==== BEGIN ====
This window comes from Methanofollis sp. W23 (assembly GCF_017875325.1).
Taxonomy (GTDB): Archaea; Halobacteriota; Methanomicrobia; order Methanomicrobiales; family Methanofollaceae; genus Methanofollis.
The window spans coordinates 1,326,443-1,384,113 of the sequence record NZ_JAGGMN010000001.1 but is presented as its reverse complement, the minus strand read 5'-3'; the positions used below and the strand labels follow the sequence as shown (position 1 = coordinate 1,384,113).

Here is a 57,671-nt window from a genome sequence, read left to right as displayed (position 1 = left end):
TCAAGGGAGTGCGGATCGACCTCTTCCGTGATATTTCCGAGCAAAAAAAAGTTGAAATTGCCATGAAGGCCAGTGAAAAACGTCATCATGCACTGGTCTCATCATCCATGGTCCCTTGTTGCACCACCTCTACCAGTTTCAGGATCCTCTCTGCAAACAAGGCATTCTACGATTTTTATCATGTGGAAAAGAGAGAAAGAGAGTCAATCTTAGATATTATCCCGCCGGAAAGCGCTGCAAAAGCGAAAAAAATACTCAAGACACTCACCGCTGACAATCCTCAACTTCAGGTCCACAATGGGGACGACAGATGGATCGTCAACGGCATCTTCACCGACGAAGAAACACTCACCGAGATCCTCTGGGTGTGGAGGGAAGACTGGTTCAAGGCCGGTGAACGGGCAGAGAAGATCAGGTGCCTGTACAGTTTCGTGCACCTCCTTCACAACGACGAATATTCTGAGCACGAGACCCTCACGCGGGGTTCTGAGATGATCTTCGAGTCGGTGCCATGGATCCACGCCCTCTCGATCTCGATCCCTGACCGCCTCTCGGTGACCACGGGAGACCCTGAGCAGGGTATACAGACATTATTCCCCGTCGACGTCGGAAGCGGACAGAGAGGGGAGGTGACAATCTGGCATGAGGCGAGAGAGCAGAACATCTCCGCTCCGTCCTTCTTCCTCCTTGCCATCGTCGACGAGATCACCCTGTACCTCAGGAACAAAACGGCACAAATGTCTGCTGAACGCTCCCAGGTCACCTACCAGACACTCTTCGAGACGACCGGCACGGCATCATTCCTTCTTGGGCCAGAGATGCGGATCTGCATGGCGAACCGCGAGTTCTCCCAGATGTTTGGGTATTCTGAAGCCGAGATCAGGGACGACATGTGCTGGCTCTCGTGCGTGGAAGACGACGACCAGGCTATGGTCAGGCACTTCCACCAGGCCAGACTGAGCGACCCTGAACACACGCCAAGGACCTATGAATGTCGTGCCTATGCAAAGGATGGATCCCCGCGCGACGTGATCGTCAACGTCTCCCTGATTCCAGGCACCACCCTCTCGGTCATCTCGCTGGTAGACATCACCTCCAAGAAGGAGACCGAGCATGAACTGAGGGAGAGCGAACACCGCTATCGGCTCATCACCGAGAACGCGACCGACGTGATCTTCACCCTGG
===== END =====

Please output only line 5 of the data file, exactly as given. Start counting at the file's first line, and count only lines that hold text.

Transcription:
TCAAGGGAGTGCGGATCGACCTCTTCCGTGATATTTCCGAGCAAAAAAAAGTTGAAATTGCCATGAAGGCCAGTGAAAAACGTCATCATGCACTGGTCTCATCATCCATGGTCCCTTGTTGCACCACCTCTACCAGTTTCAGGATCCTCTCTGCAAACAAGGCATTCTACGATTTTTATCATGTGGAAAAGAGAGAAAGAGAGTCAATCTTAGATATTATCCCGCCGGAAAGCGCTGCAAAAGCGAAAAAAATACTCAAGACACTCACCGCTGACAATCCTCAACTTCAGGTCCACAATGGGGACGACAGATGGATCGTCAACGGCATCTTCACCGACGAAGAAACACTCACCGAGATCCTCTGGGTGTGGAGGGAAGACTGGTTCAAGGCCGGTGAACGGGCAGAGAAGATCAGGTGCCTGTACAGTTTCGTGCACCTCCTTCACAACGACGAATATTCTGAGCACGAGACCCTCACGCGGGGTTCTGAGATGATCTTCGAGTCGGTGCCATGGATCCACGCCCTCTCGATCTCGATCCCTGACCGCCTCTCGGTGACCACGGGAGACCCTGAGCAGGGTATACAGACATTATTCCCCGTCGACGTCGGAAGCGGACAGAGAGGGGAGGTGACAATCTGGCATGAGGCGAGAGAGCAGAACATCTCCGCTCCGTCCTTCTTCCTCCTTGCCATCGTCGACGAGATCACCCTGTACCTCAGGAACAAAACGGCACAAATGTCTGCTGAACGCTCCCAGGTCACCTACCAGACACTCTTCGAGACGACCGGCACGGCATCATTCCTTCTTGGGCCAGAGATGCGGATCTGCATGGCGAACCGCGAGTTCTCCCAGATGTTTGGGTATTCTGAAGCCGAGATCAGGGACGACATGTGCTGGCTCTCGTGCGTGGAAGACGACGACCAGGCTATGGTCAGGCACTTCCACCAGGCCAGACTGAGCGACCCTGAACACACGCCAAGGACCTATGAATGTCGTGCCTATGCAAAGGATGGATCCCCGCGCGACGTGATCGTCAACGTCTCCCTGATTCCAGGCACCACCCTCTCGGTCATCTCGCTGGTAGACATCACCTCCAAGAAGGAGACCGAGCATGAACTGAGGGAGAGCGAACACCGCTATCGGCTCATCACCGAGAACGCGACCGACGTGATCTTCACCCTGG